Africa, when viewed from outside the continent often shows poverty, health problems, infrastructure decay, unemployment and a myriad of other problems. Although this is not necessarily the entire picture. When the developed world is viewed through the same lens, it is seen as a flourishing place driven largely by technology. And while the same technologies are required to drive growth in Africa, they have been largely non-existent.
But in recent years, growing enthusiasm in technology on the continent, particularly among the youth, is bringing technology closer to places they are needed. However, the gap to be filled remains wide, largely on account of limited investments, infrastructure and policies to drive growth. Africa, hosting its first GITEX summit, and also the first to be held outside Dubai in 42 years, is showing the continent may finally get some of the attention it direly needs.
When Babajide Sanwo-olu, Governor of Lagos State, gave a keynote at the GITEX Africa Digital Summit, he explained how Africa is on the fast-track to become the next Silicon Valley. He had stressed the importance of investing in African youth, which makes up over 60 percent of the continent’s population, while noting that, according to studies, around 30 percent of investment in Africa is dedicated to the digital economy.
With the right investments and policies, AI can help Africa to achieve its development goals and improve the lives of its people
Lagos, where he presides, he said is already home to some of Africa’s largest data centres, while the state’s Start-Up Act 2022 and Knowledge, Innovation, Technology, and Entrepreneurship (KITE) Project in the Yaba suburb are propelling Lagos, and Nigeria into a hub of global innovation.
“The Yaba Start-Up policy will elevate Lagos as a city ready to become a global player,” said Sanwo-olu. “In a few years, not only will Africa be supplying the bulk of professionals required (in the global IT industry) but it will also be creating a lot of jobs.
Africa’s rising status as a global leader in digital transformation was reiterated during the summit, as tech leaders from across the continent and the world gathered to collaborate and pledged commitments to accelerating cross-continent investment opportunities. Artificial Intelligence (AI), the latest buzzword in the tech world was also a focus, especially as it pertains to utilisation in solving African problems. The rise of AI and its potential impact on African business, society, and culture saw experts from across the globe debating and advancing this new technology.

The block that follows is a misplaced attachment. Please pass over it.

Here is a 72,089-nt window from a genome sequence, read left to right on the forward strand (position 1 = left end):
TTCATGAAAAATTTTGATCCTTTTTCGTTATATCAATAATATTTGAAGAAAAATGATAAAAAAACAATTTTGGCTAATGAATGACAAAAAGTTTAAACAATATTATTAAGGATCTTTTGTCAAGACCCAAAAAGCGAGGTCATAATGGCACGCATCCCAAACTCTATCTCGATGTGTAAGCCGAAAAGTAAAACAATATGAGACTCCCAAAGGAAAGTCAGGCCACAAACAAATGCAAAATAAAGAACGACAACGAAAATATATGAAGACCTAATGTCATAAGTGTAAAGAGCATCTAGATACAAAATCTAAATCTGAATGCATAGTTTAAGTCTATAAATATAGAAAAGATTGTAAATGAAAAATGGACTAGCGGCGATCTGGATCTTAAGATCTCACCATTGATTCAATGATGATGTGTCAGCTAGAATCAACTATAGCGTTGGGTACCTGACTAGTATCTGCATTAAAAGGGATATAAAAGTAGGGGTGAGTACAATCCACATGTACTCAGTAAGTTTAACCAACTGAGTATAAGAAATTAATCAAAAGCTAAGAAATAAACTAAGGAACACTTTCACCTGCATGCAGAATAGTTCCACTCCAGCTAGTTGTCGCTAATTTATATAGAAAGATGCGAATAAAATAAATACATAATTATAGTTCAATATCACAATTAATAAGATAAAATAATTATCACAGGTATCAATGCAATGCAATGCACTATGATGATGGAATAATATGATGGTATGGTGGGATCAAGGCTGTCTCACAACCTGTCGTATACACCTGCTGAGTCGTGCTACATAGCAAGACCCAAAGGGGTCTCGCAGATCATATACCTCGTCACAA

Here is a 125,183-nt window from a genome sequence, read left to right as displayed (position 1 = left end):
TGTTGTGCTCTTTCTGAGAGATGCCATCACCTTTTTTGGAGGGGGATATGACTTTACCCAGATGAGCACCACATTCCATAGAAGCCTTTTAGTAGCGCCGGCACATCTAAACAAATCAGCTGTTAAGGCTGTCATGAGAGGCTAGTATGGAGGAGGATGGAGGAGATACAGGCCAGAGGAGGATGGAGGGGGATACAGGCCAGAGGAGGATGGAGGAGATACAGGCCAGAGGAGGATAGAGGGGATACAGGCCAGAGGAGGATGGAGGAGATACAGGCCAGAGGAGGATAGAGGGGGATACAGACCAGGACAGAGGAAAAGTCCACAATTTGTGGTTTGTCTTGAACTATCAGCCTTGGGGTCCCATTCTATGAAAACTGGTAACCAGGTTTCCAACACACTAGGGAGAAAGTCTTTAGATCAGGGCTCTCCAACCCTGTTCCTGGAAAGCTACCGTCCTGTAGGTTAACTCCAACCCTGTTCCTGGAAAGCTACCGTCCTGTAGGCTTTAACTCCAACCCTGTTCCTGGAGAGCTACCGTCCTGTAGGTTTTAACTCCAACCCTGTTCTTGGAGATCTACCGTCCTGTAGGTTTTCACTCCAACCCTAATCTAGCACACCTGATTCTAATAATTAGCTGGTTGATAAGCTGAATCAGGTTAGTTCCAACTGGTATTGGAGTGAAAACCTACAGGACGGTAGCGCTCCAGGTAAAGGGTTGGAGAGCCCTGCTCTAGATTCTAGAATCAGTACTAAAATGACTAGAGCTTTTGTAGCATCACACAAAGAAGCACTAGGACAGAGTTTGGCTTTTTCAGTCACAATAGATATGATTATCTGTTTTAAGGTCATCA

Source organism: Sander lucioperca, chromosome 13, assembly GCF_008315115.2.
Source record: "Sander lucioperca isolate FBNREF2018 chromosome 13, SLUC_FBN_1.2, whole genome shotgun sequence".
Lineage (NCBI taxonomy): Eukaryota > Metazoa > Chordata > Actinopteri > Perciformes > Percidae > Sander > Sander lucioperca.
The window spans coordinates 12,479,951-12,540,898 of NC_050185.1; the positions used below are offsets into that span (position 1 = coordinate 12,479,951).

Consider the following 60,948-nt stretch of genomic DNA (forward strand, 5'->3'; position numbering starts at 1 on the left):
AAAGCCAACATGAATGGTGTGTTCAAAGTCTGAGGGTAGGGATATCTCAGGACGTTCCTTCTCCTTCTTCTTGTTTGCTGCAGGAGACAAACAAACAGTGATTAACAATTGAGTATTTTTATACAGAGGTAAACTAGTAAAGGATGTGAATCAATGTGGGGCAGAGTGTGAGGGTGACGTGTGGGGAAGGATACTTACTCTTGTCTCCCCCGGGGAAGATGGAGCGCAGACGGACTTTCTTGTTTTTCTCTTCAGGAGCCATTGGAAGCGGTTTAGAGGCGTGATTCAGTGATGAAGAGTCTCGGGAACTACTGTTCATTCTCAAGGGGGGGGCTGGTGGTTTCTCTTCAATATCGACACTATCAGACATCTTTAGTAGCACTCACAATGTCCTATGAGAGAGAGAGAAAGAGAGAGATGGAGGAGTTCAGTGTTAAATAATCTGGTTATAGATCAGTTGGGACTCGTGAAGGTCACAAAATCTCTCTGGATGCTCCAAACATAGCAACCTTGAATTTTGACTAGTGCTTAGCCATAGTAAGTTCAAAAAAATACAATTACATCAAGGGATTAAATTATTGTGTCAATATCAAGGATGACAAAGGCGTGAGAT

Opinions are divided on AI when it comes to potential negative consequences, as much as it is a force for positive impact. What experts make clear, however, is that AI is on track to be the next big global technology shift. In Africa, it has the ability to transform the way businesses are run and societies function. More importantly, according to Mustapha Zaouini, the Chairman of AI in Africa, the continent is now exploring AI to solve pressing issues including poverty, unemployment, and inequality.
“While Africa has unique challenges, such as disparity in internet access, it’s steadily embracing AI,” said Zaouni, during a panel discussion on ‘Responsible Generative AI’.
“Readiness varies across countries, and there’s a need to invest in infrastructure, education, and policy-making to fully harness AI. Ensuring equitable access to technology and bridging the digital divide are crucial steps to prepare for AI’s impact in Africa,” he said.
Simon See, the global head of Nvidia AI Technology Centre in Singapore, said with the right investments and policies, AI can help Africa to achieve its development goals and improve the lives of its people.
“In Africa, the demand for AI skills is expected to grow by 36 percent between 2020 and 2025,” said See, whose American-headquartered Nvidia makes specialist AI chips, with a market value that briefly surpassed US$1 trillion last week.